So, he arrived with a set of inward-looking and content-free messages which he was determined to deliver. If anyone had advised him about bridging techniques or addressing the interests of his audience, his memory clearly failed him.

He answered every question with a non sequitur, usually involving words like unique, new, proposition, experience, essence and transformation.Oh yes, and he found it "exciting", several times. Completely forgetting perhaps that he's paid to be excited.

In the end, one of the presenters was so anxious to get something out of the interview that they offered an open goal, "Sell it to us then." And he talked about "managing to find the way to transition the essence …"

Handling the media is not rocket science but I accept it can be stressful. That's why you need to prepare. Know what you want to say and what you can say. Make sure it is of interest and, hopefully, benefit to the audience. Say it in concrete language that they understand. Know how to bridge (I call it transition – am I guilty of the same crime?) away from the awkward question and get onto something interesting to the audience.

My mate and highly regarded journalist/editor, Dick Pountain, came up with a form of words that would have got the interview off to a racing start and actually delivered value to the audience within a few seconds. Sadly I can't share those words because it would identify our miscreant.

The right thing to do?

Recent events have drawn me away from Teblog and I think they’re likely to keep me away. But I am involved in something much better.

First a bit of background: editing and writing much of the original paper version of Blue & Green Tomorrow gave me massive opportunities to write about the environment up to May last year; on the communication front, media skills training hit an unexpected peak in January; and, since June, I’ve spent at least half of my time with a company which hits every Tebbo hot button: communication, environment and IT.

The people I work with are great and we’ve created a neat website, demo and knowledgebase plus various social media presences. The company itself, 6Connex EMEA, is all about online events, content and collaboration, thus accelerating work and cutting the costs (financial, social and environmental) associated with travel.

But it gets better. Tracey (the boss) and I wanted to do something extra but non-commercial. Inspired by the work of the Lunar Society at the dawn of the industrial age, we wanted to get right-minded people to share their practical insights with each other and with anyone who cares about making the world a better place. (The motivation is similar to Blue & Green Tomorrow’s. The difference is that it goes way beyond environmental issues.)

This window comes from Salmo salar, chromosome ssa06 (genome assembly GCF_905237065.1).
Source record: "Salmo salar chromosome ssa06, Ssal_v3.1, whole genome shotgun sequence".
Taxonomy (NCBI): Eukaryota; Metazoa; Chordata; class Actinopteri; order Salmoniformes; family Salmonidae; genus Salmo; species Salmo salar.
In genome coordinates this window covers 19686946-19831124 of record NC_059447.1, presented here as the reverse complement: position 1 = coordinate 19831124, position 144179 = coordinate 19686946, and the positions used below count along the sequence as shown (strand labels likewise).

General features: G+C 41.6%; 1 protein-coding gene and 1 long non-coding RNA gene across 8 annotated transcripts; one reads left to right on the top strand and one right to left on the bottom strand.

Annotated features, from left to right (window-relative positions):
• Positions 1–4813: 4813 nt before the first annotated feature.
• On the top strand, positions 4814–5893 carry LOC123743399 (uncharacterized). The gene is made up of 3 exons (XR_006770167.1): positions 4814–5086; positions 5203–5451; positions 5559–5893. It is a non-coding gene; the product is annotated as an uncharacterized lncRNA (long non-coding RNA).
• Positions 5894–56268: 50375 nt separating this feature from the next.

We’ve had direct contributions from people like publishing mogul, poet and forest builder, Felix Dennis and green investment wizard Ben Goldsmith. We’ve covered some interesting TED videos – one on Gross National Happiness and another on why things will get better. We’ve also had people who are at the heart of change in educational systems and one who argues that growth and sustainability are incompatible.

 

Some pioneering contributors and featured presenters in The Right Thing To Do?

TRTTD folk

Top row: Euan Semple; Clive Longbottom; Ben Goldsmith; Ray Maguire.
Bottom row: Matt Ridley; Chip Conley; Felix Dennis; Salman Khan.

 

Just this week, social networking guru, Euan Semple, contributed a great post entitled “Bloggers are the rag and bone men of the information world.”

Everyone is giving their time and ideas for nothing. No-one puffs their business directly, although they can all share their credentials in their mini-bios. TRTTD exists for knowledge sharing and discussion which will provide a bedrock of thoughtful considerations for our collective future. Depending on individual circumstances, posts are either contributed, the product of an interview or are written up around an online video.

Curating TRTTD seems to me to be a much better cause than continuing with Teblog. I’ll keep it open for now, but expect most of my energies to be spent elsewhere. And, if you like the sound of “The Right Thing To Do?” why not come on over. It would be great to see you there. Here are the Website and Twitter links.

 

I am alive, unlike my poor namesake

My phone has been ringing off the hook (well, it would be if it had a hook). And I see my blog has suddenly become very popular.

This is because an unfortunate man called David Tebbutt and his wife Judith were attacked by bandits  in Kenya last night. The man was killed and the wife abducted.

It's been interesting to have conversations with a media that needed considerable persuasion that I was not the person who was killed. (I think they wanted to run my picture with the story.)

And I apologise for any erstwhile colleagues who got caught up in this. It's touching that they reached out to check if I was okay. Thanks folks,

Now, let's just think of the poor man who was killed, his wife who was abducted and the family whose lives must now be in utter turmoil.